Really? REALLY? Let’s break this one down by the numbers, shall we.

The typical mountain bike racer has two mountain bikes in their house (one 29-inch hardtail single speed, and one 29-inch full-suspension super bike). Each of those bike’s is between $1,000-$5,000 each. Then comes the helmets, gloves, shoes, pedals, sunglasses, designer water-bottles, and color-coordinated, pro-cut race kit. Bib tops, not shorts, because that’s how they roll.

Add in a Garmin, space watch, Strava app ready iPhone 6 or Samsung S7 smart phone, and even a heart-rate monitor. Chances are their Mom didn’t drop them off at the race. No, they showed up in their own car. A car they paid for with their own 9-to-5 job that provides enough $$$ salary to buy all of the above (and then some) outdoor recreational equipment.

Now this doesn’t include chews, and goos, and special drink powder. It also doesn’t include bike upgrades, new tubeless tires, and those nice race wheels — you know, the one’s with the matching red trim? Yeah! Special order from Germany, baby!

Don’t jump ahead of me, but you can probably see where I am going. Let’s continue!

You take all that gear, combine it with all the times they went riding, drove to other trails, and everything else that goes with preparing for race day, and you can start to see just how much money goes into become an amateur mountain bike racer. And if they’re Pro guys? Or even better — Masters? You don’t have that kind of time. And don’t get me started on sponsors and free bikes.

Then you have your friendly neighborhood race promoter. This guy or gal has just spent the last 3-months dealing with property managers to get all the permits in place, designing a course, setting up the venue, and advertising the heck out of a race that may or may not have a large turnout. They have found all the volunteers, providing refreshments, maybe added music, marked all the bad spots with tape, have emergency medical standing by, purchased a good insurance policy, and thought to get timing squared away.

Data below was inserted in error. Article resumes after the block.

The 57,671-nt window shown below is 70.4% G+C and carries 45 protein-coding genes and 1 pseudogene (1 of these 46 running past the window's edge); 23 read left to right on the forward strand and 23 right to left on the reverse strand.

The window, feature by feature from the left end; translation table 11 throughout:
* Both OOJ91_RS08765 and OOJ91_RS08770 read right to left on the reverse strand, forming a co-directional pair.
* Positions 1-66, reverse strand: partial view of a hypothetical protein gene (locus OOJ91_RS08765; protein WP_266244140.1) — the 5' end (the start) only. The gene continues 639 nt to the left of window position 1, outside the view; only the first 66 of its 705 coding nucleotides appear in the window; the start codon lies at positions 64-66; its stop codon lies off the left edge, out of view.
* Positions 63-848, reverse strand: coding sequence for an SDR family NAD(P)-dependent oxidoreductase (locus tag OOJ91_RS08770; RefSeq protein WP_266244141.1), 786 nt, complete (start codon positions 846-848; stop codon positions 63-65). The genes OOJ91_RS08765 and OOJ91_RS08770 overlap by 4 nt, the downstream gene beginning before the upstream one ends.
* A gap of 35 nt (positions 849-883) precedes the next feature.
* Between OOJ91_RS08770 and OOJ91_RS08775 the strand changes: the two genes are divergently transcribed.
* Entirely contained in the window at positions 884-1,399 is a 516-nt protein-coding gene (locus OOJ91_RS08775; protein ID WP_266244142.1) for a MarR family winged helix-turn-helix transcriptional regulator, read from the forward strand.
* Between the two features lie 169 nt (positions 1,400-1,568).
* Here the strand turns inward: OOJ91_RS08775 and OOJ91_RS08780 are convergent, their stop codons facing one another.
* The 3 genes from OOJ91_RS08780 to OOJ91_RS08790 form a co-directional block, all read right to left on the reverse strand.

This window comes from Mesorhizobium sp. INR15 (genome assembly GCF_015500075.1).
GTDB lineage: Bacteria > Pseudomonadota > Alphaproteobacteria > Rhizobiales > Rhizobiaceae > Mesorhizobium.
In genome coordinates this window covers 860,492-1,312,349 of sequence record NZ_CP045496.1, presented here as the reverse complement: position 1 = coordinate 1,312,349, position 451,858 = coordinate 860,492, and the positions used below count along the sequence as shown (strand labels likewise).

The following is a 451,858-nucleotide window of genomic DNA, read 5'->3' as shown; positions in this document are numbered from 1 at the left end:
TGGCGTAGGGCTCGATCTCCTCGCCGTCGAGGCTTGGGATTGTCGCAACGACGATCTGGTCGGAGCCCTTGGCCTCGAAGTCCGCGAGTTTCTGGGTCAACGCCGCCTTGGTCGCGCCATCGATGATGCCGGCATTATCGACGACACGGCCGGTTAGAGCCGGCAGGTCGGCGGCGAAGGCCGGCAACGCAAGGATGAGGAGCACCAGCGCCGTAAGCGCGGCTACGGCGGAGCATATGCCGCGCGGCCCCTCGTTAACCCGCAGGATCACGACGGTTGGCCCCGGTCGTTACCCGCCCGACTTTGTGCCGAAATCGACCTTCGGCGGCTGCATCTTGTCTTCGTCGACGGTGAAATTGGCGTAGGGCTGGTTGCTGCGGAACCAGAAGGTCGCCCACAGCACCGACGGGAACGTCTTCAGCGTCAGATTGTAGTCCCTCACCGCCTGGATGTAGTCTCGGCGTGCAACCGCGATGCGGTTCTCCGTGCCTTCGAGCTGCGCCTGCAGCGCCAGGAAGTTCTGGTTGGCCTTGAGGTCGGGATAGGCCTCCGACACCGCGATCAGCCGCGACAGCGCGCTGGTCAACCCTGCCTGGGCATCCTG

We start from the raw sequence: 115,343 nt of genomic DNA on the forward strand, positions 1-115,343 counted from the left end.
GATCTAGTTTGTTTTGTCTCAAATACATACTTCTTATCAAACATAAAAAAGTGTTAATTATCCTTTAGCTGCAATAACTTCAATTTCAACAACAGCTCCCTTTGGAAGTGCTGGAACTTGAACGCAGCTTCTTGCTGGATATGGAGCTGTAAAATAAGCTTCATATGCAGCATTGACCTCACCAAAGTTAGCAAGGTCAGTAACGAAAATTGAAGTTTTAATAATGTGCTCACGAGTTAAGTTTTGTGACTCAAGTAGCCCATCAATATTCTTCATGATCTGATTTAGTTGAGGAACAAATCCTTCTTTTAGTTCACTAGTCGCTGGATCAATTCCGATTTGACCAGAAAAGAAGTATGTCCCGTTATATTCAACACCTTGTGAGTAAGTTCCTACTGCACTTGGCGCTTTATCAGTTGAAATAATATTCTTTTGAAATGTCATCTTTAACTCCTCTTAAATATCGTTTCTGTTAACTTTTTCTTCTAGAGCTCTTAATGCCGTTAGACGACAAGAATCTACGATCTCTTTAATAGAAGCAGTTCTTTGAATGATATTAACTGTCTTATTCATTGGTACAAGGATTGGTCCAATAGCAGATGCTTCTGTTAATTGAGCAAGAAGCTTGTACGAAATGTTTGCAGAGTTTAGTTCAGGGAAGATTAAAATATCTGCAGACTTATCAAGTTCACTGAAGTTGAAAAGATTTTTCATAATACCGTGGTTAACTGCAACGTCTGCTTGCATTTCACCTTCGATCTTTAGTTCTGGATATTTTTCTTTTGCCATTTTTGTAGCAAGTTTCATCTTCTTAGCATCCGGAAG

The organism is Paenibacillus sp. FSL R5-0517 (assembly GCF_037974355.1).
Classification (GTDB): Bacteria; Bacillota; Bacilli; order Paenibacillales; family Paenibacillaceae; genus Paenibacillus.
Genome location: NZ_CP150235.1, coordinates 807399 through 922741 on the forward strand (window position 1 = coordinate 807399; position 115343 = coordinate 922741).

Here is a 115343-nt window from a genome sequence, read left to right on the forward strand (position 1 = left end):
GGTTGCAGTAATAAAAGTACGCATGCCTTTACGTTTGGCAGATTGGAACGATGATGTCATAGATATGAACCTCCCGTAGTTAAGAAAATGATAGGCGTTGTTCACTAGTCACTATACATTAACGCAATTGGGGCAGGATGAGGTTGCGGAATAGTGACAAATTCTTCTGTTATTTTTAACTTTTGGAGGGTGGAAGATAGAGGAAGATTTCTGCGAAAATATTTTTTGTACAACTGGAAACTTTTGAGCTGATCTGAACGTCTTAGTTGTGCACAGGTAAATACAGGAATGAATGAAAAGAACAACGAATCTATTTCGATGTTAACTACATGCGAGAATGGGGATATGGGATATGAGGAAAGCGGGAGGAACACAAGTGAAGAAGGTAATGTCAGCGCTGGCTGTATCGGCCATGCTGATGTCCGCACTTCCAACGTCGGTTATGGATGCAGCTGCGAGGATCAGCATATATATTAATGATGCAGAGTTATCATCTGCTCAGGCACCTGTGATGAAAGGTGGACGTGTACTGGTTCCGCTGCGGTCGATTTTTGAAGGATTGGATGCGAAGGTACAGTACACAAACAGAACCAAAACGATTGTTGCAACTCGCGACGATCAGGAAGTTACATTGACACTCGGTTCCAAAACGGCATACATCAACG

They haven’t slept in days, they were at the park a day before any racers showed up, set everything up in the dark on race day, and will be their cleaning up long after those racers are gone. All planned and built on their off time, weekends, and holidays in-between going to their 9-to-5 day job too. Geesh… deep breath!

And then it happens.

“$40.00?? For a mountain bike race?? What a rip off! You race promoters are greedy bastards!”

Still think they’re poor? For some odd reason, there are mountain bike racers out their that get a paycheck for doing their job, but do not deem the race promoter worthy enough to deserve theirs too. And if they — God forbid — make money on a race, they are the living embodiment of evil itself!

Enough! It is time to take a stand! Now is not the time to wimp out. Chin out. Back straight.

Say it with me: “Racers are not poor!”

Ahh… didn’t that feel great?

Be proud of what you built and that it makes money. If you create a good product that gives someone equal value for their dollar (e.g. a great experience, changes a life, makes someone more active, creates a cultural event, was just good ol’ fun), do not be ashamed for asking them to pay a fare price for it.

Let the one’s that complain, complain. There is nothing you can do about them anyway.

Like the saying goes, “You can only please 50-percent of the people, 50-percent of the time.” So focus on the racers that appreciate your work. Ignore those that just want to complain. They’re not broke, at least not where money is concerned.

As a race promoter, you should be happy about making money on a race. It will keep your racing business alive, it will help you make a living for yourself, your family, and maybe one day a staff of employees.

You can stay true to your beliefs while also making money. If you think about it, staying in business is the only way for you to impact as many lives as possible. If you go out of business, you will lose that platform.

So make sure that making a profit is just as important to your business, as the reason why you build races in the first place.

Posted by Kyle Bondo

Kyle started Reckoneer with the simple mission of helping those who want to become race directors and learn the mechanics of outdoor recreation engineering. Kyle demystifies outdoor racing with over 20 years of endurance and outdoor industry business knowledge. Combined with his top-rated podcast Merchants of Dirt, dozens of articles, lessons, and infographics, Kyle has made Reckoneer the premier educator in outdoor event management. Build better races today!